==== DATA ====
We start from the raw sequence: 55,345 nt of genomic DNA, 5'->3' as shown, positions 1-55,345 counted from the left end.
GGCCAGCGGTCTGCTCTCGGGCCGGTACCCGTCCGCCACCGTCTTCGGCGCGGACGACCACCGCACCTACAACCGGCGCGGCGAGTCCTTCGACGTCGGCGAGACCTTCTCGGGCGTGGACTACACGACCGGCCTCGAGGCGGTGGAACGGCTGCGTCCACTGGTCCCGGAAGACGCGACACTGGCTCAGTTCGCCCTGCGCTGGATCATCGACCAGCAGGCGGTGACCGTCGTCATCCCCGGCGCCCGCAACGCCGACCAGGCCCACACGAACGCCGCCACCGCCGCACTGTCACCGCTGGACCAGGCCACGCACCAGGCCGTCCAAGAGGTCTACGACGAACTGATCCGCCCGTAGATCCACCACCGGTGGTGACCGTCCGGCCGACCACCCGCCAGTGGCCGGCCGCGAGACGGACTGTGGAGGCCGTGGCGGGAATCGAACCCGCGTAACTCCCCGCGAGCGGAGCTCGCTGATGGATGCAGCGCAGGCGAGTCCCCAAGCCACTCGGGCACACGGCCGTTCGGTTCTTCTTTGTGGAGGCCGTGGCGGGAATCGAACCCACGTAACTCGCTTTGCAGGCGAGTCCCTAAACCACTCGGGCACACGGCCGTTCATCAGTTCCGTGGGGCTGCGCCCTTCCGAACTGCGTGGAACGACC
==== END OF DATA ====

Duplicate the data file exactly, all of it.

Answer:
We start from the raw sequence: 55,345 nt of genomic DNA, 5'->3' as shown, positions 1-55,345 counted from the left end.
GGCCAGCGGTCTGCTCTCGGGCCGGTACCCGTCCGCCACCGTCTTCGGCGCGGACGACCACCGCACCTACAACCGGCGCGGCGAGTCCTTCGACGTCGGCGAGACCTTCTCGGGCGTGGACTACACGACCGGCCTCGAGGCGGTGGAACGGCTGCGTCCACTGGTCCCGGAAGACGCGACACTGGCTCAGTTCGCCCTGCGCTGGATCATCGACCAGCAGGCGGTGACCGTCGTCATCCCCGGCGCCCGCAACGCCGACCAGGCCCACACGAACGCCGCCACCGCCGCACTGTCACCGCTGGACCAGGCCACGCACCAGGCCGTCCAAGAGGTCTACGACGAACTGATCCGCCCGTAGATCCACCACCGGTGGTGACCGTCCGGCCGACCACCCGCCAGTGGCCGGCCGCGAGACGGACTGTGGAGGCCGTGGCGGGAATCGAACCCGCGTAACTCCCCGCGAGCGGAGCTCGCTGATGGATGCAGCGCAGGCGAGTCCCCAAGCCACTCGGGCACACGGCCGTTCGGTTCTTCTTTGTGGAGGCCGTGGCGGGAATCGAACCCACGTAACTCGCTTTGCAGGCGAGTCCCTAAACCACTCGGGCACACGGCCGTTCATCAGTTCCGTGGGGCTGCGCCCTTCCGAACTGCGTGGAACGACC